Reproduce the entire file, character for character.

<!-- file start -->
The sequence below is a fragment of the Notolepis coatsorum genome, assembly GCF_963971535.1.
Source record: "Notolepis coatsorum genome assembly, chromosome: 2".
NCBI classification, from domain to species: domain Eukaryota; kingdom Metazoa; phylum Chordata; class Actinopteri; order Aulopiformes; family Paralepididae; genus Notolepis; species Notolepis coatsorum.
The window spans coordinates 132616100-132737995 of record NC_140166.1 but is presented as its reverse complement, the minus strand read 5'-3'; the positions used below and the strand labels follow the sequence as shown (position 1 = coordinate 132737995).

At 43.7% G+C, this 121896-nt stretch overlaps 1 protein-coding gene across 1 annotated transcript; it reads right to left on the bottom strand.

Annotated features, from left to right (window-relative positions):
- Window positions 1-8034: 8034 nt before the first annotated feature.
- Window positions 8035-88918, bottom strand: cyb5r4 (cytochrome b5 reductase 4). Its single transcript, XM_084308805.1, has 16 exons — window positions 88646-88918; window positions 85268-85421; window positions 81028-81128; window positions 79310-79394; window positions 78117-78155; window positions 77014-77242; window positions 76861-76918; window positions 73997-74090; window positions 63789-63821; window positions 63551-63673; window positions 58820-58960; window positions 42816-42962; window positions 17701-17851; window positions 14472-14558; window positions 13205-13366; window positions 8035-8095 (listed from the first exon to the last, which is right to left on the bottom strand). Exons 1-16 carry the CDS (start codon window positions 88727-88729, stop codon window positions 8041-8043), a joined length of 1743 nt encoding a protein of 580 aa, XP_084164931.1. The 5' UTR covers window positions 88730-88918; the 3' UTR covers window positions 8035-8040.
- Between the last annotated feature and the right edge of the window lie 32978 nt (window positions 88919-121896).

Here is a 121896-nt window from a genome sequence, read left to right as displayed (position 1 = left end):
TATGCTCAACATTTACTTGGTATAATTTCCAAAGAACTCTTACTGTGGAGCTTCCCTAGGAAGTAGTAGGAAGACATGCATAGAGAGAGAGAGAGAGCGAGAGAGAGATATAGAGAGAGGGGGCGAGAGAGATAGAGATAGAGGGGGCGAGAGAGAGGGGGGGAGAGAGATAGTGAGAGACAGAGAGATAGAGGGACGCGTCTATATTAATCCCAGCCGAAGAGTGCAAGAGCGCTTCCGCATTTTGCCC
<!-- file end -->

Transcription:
The sequence below is a fragment of the Notolepis coatsorum genome, assembly GCF_963971535.1.
Source record: "Notolepis coatsorum genome assembly, chromosome: 2".
NCBI classification, from domain to species: domain Eukaryota; kingdom Metazoa; phylum Chordata; class Actinopteri; order Aulopiformes; family Paralepididae; genus Notolepis; species Notolepis coatsorum.
The window spans coordinates 132616100-132737995 of record NC_140166.1 but is presented as its reverse complement, the minus strand read 5'-3'; the positions used below and the strand labels follow the sequence as shown (position 1 = coordinate 132737995).

At 43.7% G+C, this 121896-nt stretch overlaps 1 protein-coding gene across 1 annotated transcript; it reads right to left on the bottom strand.

Annotated features, from left to right (window-relative positions):
- Window positions 1-8034: 8034 nt before the first annotated feature.
- Window positions 8035-88918, bottom strand: cyb5r4 (cytochrome b5 reductase 4). Its single transcript, XM_084308805.1, has 16 exons — window positions 88646-88918; window positions 85268-85421; window positions 81028-81128; window positions 79310-79394; window positions 78117-78155; window positions 77014-77242; window positions 76861-76918; window positions 73997-74090; window positions 63789-63821; window positions 63551-63673; window positions 58820-58960; window positions 42816-42962; window positions 17701-17851; window positions 14472-14558; window positions 13205-13366; window positions 8035-8095 (listed from the first exon to the last, which is right to left on the bottom strand). Exons 1-16 carry the CDS (start codon window positions 88727-88729, stop codon window positions 8041-8043), a joined length of 1743 nt encoding a protein of 580 aa, XP_084164931.1. The 5' UTR covers window positions 88730-88918; the 3' UTR covers window positions 8035-8040.
- Between the last annotated feature and the right edge of the window lie 32978 nt (window positions 88919-121896).

Here is a 121896-nt window from a genome sequence, read left to right as displayed (position 1 = left end):
TATGCTCAACATTTACTTGGTATAATTTCCAAAGAACTCTTACTGTGGAGCTTCCCTAGGAAGTAGTAGGAAGACATGCATAGAGAGAGAGAGAGAGCGAGAGAGAGATATAGAGAGAGGGGGCGAGAGAGATAGAGATAGAGGGGGCGAGAGAGAGGGGGGGAGAGAGATAGTGAGAGACAGAGAGATAGAGGGACGCGTCTATATTAATCCCAGCCGAAGAGTGCAAGAGCGCTTCCGCATTTTGCCC